April 8, 1934
Before a crowd of 5,000, the Vols beat Joe McCarthy’s New York Yankees 6-5 for the second straight day. James P. Dawson reports the game for The New York Times, saying that two home runs at Sulphur Dell “cleared the high fence and a 30-foot wire extension on the abbreviated mountain in right field“. Babe Ruth goes two for three, Lou Gehrig is one for two, and Bill Dickey is hitless in five at-bats.

April 8, 1946
Today’s exhibition game at Sulphur Dell between the New York Yankees and Brooklyn Dodgers is cancelled due to morning rains and a downpour which comes 45 minutes before today’s scheduled start. The outlook for the game called for 7,500 fans to turn out as all reserved seats were sold out, and 4,000 fans are turned away.

April 8, 1953
During an exhibition game at Sulphur Dell, Giants rookie Daryl Spencer is hit in the face by a pitch from Cleveland Indians hurler Mike Garcia.

April 8, 1956
The Brooklyn Dodgers win over the Milwaukee Braves 12-2 before an overflow crowd of 11, 933. Gil Hodges hits a home run and the Dodgers collect a total of 17 hits in the win. Del Rice, catching for the Braves, lifts a high fly over the right-center-field wall for a homer.

April 8, 1958
Jay Hook, bonus baby right-hander signed out of Northwestern University by the Cincinnati Reds, is assigned to Nashville.

April 8, 1960
Nashville’s Sulphur Dell hosts an exhibition game between the Milwaukee Braves and the Cincinnati Reds.

Reds Braves ticket_FB

© 2015 by Skip Nipper. All Rights Reserved.

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Part 2: Which Direction for the New Nashville Ballpark?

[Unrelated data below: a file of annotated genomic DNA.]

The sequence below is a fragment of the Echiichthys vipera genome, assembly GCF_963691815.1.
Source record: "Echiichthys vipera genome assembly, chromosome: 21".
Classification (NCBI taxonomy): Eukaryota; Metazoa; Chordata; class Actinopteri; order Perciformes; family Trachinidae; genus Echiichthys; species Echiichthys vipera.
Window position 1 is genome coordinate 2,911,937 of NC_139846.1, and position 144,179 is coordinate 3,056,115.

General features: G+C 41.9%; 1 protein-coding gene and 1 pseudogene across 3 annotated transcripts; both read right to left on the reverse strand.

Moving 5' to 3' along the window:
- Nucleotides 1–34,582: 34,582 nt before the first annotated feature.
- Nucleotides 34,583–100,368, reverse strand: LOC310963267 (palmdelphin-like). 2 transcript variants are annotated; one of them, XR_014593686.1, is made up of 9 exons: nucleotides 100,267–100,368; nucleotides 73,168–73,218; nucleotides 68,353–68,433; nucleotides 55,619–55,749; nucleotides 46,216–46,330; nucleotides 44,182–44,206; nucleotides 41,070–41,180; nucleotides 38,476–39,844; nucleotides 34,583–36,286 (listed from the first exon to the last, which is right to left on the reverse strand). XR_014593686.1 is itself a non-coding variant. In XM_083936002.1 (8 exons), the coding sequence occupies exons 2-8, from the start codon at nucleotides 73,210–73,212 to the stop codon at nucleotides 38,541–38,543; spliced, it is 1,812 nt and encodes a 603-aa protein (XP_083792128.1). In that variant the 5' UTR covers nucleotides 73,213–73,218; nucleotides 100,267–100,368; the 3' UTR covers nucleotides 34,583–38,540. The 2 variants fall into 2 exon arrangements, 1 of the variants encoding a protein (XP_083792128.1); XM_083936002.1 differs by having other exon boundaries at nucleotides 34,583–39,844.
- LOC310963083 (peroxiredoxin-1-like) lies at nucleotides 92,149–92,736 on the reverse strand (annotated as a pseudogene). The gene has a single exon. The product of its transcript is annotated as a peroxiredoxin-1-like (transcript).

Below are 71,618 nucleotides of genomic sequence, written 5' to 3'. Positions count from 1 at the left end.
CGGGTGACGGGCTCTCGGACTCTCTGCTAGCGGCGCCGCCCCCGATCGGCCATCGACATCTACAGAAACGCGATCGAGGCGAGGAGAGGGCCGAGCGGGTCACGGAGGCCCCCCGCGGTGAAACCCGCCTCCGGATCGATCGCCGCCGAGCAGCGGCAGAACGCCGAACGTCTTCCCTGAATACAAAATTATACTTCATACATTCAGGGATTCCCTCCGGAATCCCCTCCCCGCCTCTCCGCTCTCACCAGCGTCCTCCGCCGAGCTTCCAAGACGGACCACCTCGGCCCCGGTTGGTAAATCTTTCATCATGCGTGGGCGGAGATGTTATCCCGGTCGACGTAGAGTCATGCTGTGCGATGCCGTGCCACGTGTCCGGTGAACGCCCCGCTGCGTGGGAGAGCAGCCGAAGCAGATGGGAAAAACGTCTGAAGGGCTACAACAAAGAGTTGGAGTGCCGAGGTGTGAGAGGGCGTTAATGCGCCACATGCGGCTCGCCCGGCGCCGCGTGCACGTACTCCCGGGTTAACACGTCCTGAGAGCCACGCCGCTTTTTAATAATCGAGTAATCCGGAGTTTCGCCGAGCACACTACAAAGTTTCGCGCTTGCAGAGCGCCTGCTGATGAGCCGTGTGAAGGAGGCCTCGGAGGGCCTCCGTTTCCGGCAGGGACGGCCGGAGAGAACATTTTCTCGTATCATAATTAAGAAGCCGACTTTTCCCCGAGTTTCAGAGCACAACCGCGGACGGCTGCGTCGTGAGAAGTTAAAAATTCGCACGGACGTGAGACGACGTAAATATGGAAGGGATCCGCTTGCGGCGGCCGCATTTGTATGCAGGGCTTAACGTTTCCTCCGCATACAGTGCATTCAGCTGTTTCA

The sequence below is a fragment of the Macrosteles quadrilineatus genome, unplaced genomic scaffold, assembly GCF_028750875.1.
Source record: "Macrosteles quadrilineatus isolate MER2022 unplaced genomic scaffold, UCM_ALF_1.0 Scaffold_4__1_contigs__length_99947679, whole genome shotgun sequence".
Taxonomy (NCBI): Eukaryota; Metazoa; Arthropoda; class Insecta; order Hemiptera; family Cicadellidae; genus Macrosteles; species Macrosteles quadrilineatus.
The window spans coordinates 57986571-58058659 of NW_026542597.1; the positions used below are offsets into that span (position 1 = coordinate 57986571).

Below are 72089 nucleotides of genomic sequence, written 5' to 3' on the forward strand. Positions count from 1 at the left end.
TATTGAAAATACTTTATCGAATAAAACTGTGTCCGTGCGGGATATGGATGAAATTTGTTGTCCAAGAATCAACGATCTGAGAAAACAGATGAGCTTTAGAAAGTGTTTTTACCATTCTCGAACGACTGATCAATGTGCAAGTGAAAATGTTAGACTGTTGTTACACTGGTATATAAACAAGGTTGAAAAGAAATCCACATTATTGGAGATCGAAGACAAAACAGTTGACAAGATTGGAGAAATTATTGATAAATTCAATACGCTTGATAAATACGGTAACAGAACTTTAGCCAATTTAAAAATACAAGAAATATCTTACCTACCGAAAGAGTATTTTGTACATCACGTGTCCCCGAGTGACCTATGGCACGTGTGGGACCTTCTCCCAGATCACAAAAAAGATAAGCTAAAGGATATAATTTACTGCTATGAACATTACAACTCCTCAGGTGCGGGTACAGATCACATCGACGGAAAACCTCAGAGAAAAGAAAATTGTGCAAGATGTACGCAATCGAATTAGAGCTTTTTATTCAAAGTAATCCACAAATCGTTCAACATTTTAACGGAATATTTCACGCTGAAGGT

Major league rule 1.04 regarding the layout of ballparks gives an “East-Northeast” factor that is directly related to the movement of the sun. The best ballpark location allows for the sun to set behind third base. In that configuration, the late afternoon sun would shine on right field.

Why?

The answer is simple: there are more right handed batters; therefore, right field is where fly balls are less frequent (I know; I played there often for obvious reasons). The fewer balls hit to right, the fewer fielders battling the glare of the sun.

There are considerations in ballpark placement that pay no attention to rule 1.04: the ballpark designer’s privilege, the wind, and the quirkiness of the grounds (remember the 1927 Sulphur Dell?) are just a few.  All are factors that could certainly override the rule.

In those cases, rule 1.04 is then a suggestion.

It would be a major task to view the east-north-west-south configuration of over 200 minor league ballparks nationwide. It is easier to view the American and National League ballparks, and all are available online at baseball-almanac.com (keyword search: ballpark configurations).

SDBallpark3

Mayor’s Office, Ballpark Site Evaluation Study, November 2011, E-3

None are placed in the nearly south-facing direction of the most commonly shown direction of the new Nashville Sounds ballpark.

Four major league stadiums are just the opposite, or nearly so. In the American League batters face to the north at Cleveland’s Progressive Field and Toronto’s Rogers Centre. In the National League Coors Field in Denver is a north-facing ballpark, and Houston’s Minute Maid Park is similar but tilting more in a north-westerly direction

One should take into account that Rogers Centre and Minute Maid Park are domed stadiums.

In today’s baseball world there is no owner, ballpark designer, or contractor who would overlook reasons that jeopardize the well-being of one of the ball club’s players. The setting sun in the batter’s eye could alter a player’s opportunity to play at the best of his ability and the suggestion of rule 1:04 regarding the playing field should be given more weight in the configuration of the new Nashville ballpark.

© 2014 by Skip Nipper. All Rights Reserved.